Exploring The Parks: Return To Shiloh

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Reconstruction of Shiloh Church near the original site/David and Kay Scott

Over the years the two of us have visited numerous Civil War battlefields, memorials, monuments, and museums (sometimes referred to as “the cannonball circuit”), but none better than Shiloh National Military Park.

The park in a rural area of southwest Tennessee is void of cell towers, heavy vehicle traffic, and nearby development. Shiloh is a world apart from better-known and much busier Gettysburg. It is a superb place to walk, bike, and simply linger during an exploration of the site of this important battle during the early part of America’s Civil War.

We had visited Shiloh many years ago, and, although very little in the park appears to have changed, the most recent trip proved more informative, in large part because of a new 45-minute video that presents visitors with an overview of the battle. The excellent video debuted in the park’s visitor center in 2012.

Another plus to the recent trip was commentary provided by NPS ranger Charles Spearman who accompanied our group on a tour of important sites within the park. Our visit lasted several hours, but a half-day would have been better. Visiting all of the park’s important sites could easily consume an entire day.

Shiloh (Hebrew for “the peaceful one”) proved to be a crucial battle during the early stages of the Civil War. Following the capture of Confederate forts Henry and Donelson in early 1862, Union forces under General Ulysses Grant traveled up the Tennessee River with the goal of moving into the Mississippi Valley. This was to be accomplished by first capturing Corinth, Mississippi, a crucial Confederate transportation hub that connected Richmond, Virginia, with the war’s western theater. It was in Corinth that Confederate General Albert Sidney Johnson chose to assemble forces and mount a counter-offensive designed to stop Grant’s advance.

Grant’s forces landed in March 1862 at Pittsburg Landing, a small community on the Tennessee River where the general was ordered to establish a base and wait for reinforcements. The landing was a short distance from Shiloh Church, after which the battle would be named. With knowledge of Grant’s encampment, Confederate General Johnston decided to surprise the 40,000-strong Union force with his own army of 44,000 men. Unfortunately for the Confederates, Johnston’s 22-mile march from Corinth to Pittsburg Landing was delayed by bad weather, poor roads, and confusion among his officers. The delay would prove of crucial importance in the battle to come because it allowed substantial Union reinforcements to reach the area.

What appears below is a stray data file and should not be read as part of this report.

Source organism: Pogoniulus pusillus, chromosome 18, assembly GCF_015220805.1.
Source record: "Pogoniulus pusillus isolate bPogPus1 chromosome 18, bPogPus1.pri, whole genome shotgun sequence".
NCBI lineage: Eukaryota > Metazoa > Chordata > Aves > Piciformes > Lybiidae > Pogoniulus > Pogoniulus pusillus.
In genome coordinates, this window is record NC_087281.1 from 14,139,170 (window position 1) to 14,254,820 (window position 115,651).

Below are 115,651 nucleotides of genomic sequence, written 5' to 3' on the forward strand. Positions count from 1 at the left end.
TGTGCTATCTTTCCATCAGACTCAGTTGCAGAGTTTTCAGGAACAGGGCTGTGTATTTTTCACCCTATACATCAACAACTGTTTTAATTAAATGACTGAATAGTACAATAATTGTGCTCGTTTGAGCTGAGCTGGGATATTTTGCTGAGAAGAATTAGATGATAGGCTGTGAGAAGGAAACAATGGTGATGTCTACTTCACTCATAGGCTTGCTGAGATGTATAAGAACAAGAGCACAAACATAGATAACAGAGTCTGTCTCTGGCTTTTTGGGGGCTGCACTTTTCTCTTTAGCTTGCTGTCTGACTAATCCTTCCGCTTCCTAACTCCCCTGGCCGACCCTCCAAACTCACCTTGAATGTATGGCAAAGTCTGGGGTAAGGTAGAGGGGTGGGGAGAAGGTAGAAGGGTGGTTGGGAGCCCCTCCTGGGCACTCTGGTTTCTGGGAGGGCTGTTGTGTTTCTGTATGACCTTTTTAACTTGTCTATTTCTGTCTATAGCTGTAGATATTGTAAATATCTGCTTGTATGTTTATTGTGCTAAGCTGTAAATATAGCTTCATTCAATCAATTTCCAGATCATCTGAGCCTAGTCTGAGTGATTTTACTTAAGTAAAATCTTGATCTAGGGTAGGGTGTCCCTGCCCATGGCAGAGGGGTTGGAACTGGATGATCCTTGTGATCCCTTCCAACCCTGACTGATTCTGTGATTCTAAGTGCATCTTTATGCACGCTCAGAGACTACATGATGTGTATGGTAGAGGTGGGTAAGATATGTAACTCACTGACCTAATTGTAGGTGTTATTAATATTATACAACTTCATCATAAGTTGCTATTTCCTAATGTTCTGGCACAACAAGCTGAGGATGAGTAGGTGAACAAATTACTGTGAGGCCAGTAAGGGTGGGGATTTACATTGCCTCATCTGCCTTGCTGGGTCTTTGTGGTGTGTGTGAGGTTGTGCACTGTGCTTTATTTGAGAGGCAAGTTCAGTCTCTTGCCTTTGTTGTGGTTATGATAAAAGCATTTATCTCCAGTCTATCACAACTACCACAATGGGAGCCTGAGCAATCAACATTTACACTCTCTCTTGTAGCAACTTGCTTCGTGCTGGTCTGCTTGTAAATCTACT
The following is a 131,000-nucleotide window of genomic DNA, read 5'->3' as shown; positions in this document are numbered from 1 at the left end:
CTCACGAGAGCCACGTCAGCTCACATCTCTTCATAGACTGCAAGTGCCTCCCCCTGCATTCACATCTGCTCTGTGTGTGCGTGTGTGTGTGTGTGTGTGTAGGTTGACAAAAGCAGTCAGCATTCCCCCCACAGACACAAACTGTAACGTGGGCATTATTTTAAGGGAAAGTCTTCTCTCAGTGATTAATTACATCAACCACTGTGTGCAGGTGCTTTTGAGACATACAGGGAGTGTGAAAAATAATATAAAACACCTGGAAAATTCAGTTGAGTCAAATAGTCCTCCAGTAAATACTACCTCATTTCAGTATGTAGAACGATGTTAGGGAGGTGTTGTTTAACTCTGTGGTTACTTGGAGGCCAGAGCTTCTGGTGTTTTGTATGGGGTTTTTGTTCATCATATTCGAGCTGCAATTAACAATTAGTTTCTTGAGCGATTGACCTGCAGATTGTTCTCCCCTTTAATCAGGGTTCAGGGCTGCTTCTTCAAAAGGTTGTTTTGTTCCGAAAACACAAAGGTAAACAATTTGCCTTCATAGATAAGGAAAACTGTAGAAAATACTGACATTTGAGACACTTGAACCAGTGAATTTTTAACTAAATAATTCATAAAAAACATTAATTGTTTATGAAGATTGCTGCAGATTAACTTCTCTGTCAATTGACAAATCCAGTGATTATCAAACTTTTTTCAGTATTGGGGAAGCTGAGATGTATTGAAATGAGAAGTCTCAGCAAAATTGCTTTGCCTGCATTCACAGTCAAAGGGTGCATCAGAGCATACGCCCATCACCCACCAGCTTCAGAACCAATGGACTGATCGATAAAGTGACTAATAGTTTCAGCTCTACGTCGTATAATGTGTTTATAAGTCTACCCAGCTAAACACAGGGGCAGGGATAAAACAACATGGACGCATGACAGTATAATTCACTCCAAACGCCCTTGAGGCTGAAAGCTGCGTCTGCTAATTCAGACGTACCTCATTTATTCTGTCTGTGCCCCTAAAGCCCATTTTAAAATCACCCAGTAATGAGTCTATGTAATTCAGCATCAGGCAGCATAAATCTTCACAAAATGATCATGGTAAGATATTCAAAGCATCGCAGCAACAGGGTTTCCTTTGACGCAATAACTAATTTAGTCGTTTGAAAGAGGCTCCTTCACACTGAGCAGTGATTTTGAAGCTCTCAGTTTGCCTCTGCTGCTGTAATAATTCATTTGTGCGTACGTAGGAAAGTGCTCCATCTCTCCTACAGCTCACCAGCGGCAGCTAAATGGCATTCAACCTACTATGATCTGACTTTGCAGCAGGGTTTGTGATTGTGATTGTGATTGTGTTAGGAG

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NPS Ranger Charles Spearman provides interpretation for park visitors at the location where Grant's troops landed/David and Kay Scott

When the Confederate force was discovered prematurely by a Union patrol, the surprise attack was foiled, and some thought was given by the Confederates to returning to Corinth. Johnston’s desire to attack prevailed, however, and the Confederate force continued east. Battles ensued over two days, with Confederate forces dominating in the initial stages during which 2,200 Union troops were captured. This proved to be the high point of the battle for the Confederates. The tide turned on the second day when Grant received reinforcements and Confederate forces were forced to withdraw back to Corinth.

Overall, the two-day battle resulted in nearly 24,000 casualties. Another 8,000 casualties would result from the subsequent battles in and around nearby Corinth. Historians have pondered whether Confederate forces would have more likely prevailed had favorable weather permitted the attack to occur on schedule, several days prior to the arrival of Union reinforcements. Another unknown is how the battle might have been altered had Confederate General Johnston not died during the first day of battle.

Throughout our tour of the grounds Ranger Sherman offered perspectives on the timeline of the battle and how officers on each side reacted as the conflict progressed.

Shiloh National Military Park has 12 ½ miles of paved roads that provide vehicle access to 20 important sites throughout the park. The Shiloh Church has been reconstructed near its original site based on a soldier’s drawing. CDs available for purchase in the visitor center provide commentary for a self-guided auto tour of the park. The military park also includes a separate section with an interpretive center in Corinth, Mississippi.